What is in this article?:
- What's Wrong Here? March 2010
- Find the Answer
How well do you know the Code? Think you can spot violations the original installer either ignored or couldn't identify? Here's your chance to moonlight as an electrical inspector and second-guess someone else's work from the safety of your living room or office. Can you identify the Code violation(s) in this photo? Hint: Dedicated space TELL THEM WHAT THEY'VE WON Using the 2008 NEC, correctly identify
Find the Answer
It appears our January photo was much tougher to analyze than we originally thought, simply because of the nature of the work (i.e., many electrical professionals do not perform work in hazardous, classified locations and are not very familiar with the requirements spelled out in Articles 500, 510, 502, and 503). As a result, we only received one submission that was acceptable. Congratulations to our winner this month: Charles Attick, supervisor technical services, Washington Suburban Sanitary Commission, Laurel, Md. The primary answers we were looking for are summarized as follows:
This receptacle is not suitable for use in hazardous locations, which is a violation of 501.145.
The flexible cord between the explosionproof pin-and-sleeve connector and the receptacle outlet is a violation of 501.140 and 400.8(1). Section 501.140 permits the use of flexible cord for: “(1) Connection between portable lighting or other portable utilization equipment and the fixed portion of their supply circuit;” and “(2) For that portion of the circuit where the wiring methods of 501.10(A) cannot provide the necessary degree of movement for fixed and mobile electrical utilization equipment, and the cord is protected by location or a suitable guard from damage and only in an industrial establishment where conditions of maintenance and engineering supervision ensure that only qualified persons install and service the installation.” This duplex receptacle is required to be supplied by one of the other wiring methods identified in 501.10, because it is neither portable nor does it need to allow for movement.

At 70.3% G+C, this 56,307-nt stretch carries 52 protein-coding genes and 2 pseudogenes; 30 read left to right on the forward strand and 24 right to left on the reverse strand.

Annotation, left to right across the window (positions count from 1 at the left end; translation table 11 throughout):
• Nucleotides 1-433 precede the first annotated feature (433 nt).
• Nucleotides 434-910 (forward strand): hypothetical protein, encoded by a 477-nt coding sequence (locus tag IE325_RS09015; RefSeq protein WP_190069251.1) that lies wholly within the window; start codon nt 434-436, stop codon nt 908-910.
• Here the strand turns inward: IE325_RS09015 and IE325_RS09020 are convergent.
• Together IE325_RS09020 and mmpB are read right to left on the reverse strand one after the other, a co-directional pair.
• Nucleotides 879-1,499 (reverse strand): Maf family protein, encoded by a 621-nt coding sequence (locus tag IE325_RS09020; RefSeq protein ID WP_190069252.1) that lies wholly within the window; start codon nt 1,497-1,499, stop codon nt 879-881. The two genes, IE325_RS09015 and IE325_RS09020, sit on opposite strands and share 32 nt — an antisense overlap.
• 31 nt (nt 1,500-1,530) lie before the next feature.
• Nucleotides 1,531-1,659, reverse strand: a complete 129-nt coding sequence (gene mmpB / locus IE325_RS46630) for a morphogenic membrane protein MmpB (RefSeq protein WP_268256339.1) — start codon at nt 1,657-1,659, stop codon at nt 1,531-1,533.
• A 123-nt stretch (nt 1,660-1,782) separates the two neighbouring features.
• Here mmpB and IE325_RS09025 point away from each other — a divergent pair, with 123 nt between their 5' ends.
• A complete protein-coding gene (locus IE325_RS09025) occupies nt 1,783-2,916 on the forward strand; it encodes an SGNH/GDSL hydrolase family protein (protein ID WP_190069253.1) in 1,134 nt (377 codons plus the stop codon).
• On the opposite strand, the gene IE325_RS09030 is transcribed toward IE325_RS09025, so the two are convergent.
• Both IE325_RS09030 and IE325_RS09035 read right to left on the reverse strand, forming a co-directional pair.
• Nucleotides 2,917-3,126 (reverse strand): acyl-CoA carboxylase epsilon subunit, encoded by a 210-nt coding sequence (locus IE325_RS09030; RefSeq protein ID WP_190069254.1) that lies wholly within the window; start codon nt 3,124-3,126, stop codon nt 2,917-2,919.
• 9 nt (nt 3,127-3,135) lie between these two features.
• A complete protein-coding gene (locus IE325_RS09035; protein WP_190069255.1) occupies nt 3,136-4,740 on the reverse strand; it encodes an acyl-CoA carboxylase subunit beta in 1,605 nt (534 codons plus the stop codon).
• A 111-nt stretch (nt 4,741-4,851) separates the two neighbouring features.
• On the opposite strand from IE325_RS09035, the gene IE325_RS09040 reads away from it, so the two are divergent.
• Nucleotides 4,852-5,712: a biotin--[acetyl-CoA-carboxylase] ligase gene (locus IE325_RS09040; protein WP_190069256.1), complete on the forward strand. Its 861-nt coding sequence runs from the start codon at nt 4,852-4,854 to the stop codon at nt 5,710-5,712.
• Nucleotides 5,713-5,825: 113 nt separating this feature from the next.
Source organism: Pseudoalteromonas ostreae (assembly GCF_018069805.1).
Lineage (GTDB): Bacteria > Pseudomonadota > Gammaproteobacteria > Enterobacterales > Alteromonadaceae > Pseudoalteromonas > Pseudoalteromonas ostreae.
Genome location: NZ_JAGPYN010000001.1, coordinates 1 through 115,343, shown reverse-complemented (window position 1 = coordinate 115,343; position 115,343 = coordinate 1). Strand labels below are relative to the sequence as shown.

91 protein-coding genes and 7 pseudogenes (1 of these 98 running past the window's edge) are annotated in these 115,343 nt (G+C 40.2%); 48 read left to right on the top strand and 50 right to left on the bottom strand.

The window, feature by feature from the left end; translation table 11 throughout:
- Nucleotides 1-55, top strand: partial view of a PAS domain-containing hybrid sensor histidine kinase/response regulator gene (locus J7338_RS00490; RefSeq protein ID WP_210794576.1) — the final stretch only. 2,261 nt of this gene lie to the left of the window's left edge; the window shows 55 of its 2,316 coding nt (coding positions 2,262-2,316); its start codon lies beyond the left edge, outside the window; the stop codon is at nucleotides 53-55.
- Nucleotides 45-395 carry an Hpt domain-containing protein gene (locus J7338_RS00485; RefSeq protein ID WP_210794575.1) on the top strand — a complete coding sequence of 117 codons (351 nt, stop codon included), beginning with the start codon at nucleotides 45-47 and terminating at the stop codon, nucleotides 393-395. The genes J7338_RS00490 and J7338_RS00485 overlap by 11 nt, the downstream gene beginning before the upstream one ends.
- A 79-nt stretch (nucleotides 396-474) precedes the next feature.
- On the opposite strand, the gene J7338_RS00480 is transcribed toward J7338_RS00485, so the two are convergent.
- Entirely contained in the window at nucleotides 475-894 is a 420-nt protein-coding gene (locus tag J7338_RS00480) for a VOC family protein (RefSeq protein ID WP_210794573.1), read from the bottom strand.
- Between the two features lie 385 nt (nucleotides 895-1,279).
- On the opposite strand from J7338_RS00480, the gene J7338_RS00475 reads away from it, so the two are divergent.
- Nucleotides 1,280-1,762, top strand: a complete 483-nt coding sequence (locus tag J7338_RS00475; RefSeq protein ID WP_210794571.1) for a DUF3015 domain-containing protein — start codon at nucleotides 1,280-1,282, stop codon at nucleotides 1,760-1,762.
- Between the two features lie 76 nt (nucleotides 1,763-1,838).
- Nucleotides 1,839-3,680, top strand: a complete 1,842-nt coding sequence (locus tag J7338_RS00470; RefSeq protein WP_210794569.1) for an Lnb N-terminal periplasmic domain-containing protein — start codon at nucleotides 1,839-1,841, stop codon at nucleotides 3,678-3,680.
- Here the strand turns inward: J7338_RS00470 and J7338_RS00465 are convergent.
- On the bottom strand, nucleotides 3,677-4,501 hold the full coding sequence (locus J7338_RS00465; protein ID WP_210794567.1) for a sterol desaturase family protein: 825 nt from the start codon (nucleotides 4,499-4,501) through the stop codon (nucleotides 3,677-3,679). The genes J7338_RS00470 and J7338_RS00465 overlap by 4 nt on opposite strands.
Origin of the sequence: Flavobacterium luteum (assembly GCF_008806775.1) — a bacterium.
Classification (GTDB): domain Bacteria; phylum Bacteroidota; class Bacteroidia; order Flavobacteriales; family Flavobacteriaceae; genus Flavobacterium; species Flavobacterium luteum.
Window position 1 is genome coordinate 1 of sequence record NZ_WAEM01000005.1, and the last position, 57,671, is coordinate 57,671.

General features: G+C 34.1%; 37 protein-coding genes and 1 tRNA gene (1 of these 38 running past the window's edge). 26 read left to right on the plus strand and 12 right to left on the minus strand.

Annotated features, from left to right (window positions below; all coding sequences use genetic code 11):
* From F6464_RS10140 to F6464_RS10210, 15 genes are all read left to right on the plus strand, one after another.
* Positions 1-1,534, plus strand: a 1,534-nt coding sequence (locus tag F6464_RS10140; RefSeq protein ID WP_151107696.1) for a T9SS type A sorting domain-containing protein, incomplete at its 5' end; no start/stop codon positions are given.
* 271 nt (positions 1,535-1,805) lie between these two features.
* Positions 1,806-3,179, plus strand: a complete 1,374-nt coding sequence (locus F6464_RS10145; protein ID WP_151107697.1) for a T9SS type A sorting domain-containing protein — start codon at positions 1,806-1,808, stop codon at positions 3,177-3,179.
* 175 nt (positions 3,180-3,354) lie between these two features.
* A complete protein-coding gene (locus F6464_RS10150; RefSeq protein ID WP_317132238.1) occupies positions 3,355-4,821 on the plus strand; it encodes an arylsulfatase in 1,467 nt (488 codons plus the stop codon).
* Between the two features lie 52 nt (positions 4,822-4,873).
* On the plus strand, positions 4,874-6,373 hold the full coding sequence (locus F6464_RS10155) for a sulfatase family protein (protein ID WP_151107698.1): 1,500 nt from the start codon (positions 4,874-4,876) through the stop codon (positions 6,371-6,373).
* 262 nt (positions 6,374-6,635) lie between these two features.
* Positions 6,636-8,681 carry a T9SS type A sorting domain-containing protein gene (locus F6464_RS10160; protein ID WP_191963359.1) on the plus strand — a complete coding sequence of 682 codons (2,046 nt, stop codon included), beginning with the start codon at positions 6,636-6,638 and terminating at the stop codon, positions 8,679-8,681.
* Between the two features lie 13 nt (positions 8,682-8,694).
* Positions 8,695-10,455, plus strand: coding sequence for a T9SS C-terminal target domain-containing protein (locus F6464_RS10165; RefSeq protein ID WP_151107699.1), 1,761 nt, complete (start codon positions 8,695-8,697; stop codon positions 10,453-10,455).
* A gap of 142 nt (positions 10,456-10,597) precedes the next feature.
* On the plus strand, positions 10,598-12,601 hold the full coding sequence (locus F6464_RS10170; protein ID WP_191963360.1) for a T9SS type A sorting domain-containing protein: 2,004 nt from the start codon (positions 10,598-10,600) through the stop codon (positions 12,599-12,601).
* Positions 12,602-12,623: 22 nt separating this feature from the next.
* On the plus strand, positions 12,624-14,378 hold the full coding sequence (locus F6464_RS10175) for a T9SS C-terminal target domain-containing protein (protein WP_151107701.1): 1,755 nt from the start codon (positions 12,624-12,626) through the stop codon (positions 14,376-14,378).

As noted in 400.8(1), flexible cord may not be used “as a substitute for the fixed wiring of a structure.” Clearly, the duplex receptacle could have been supplied by a permanent type of wiring method.
‘TELL THEM WHAT THEY'VE WON…’
Using the 2008 NEC, correctly identify the Code violation(s) in this month's photo — in 200 words or less — and you could win something to put in your tool-box. E-mail your response to firstname.lastname@example.org, and he'll select three winners (excluding manufacturers and prior winners) at random from the correct submissions. Winners will receive a set of insulated hand tools from Ideal Industries, Inc., valued at more than $125.* The set includes 9.25-in. insulated side-cutting pliers, 10-in. insulated tongue-and-groove pliers, and a 0.25-in. × 6-in. insulated screwdriver. (* Please allow six to eight weeks for delivery of tools.)